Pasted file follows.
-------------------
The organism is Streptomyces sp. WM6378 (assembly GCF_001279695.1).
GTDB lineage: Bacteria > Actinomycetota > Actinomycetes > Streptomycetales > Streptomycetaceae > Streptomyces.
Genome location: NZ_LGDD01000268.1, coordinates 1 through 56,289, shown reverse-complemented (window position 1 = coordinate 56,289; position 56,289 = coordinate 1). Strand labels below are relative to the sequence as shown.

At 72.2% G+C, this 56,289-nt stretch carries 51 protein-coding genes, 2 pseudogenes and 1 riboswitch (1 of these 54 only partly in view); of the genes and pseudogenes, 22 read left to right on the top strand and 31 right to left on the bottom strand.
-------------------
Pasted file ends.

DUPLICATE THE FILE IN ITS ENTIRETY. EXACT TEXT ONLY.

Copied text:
The organism is Streptomyces sp. WM6378 (assembly GCF_001279695.1).
GTDB lineage: Bacteria > Actinomycetota > Actinomycetes > Streptomycetales > Streptomycetaceae > Streptomyces.
Genome location: NZ_LGDD01000268.1, coordinates 1 through 56,289, shown reverse-complemented (window position 1 = coordinate 56,289; position 56,289 = coordinate 1). Strand labels below are relative to the sequence as shown.

At 72.2% G+C, this 56,289-nt stretch carries 51 protein-coding genes, 2 pseudogenes and 1 riboswitch (1 of these 54 only partly in view); of the genes and pseudogenes, 22 read left to right on the top strand and 31 right to left on the bottom strand.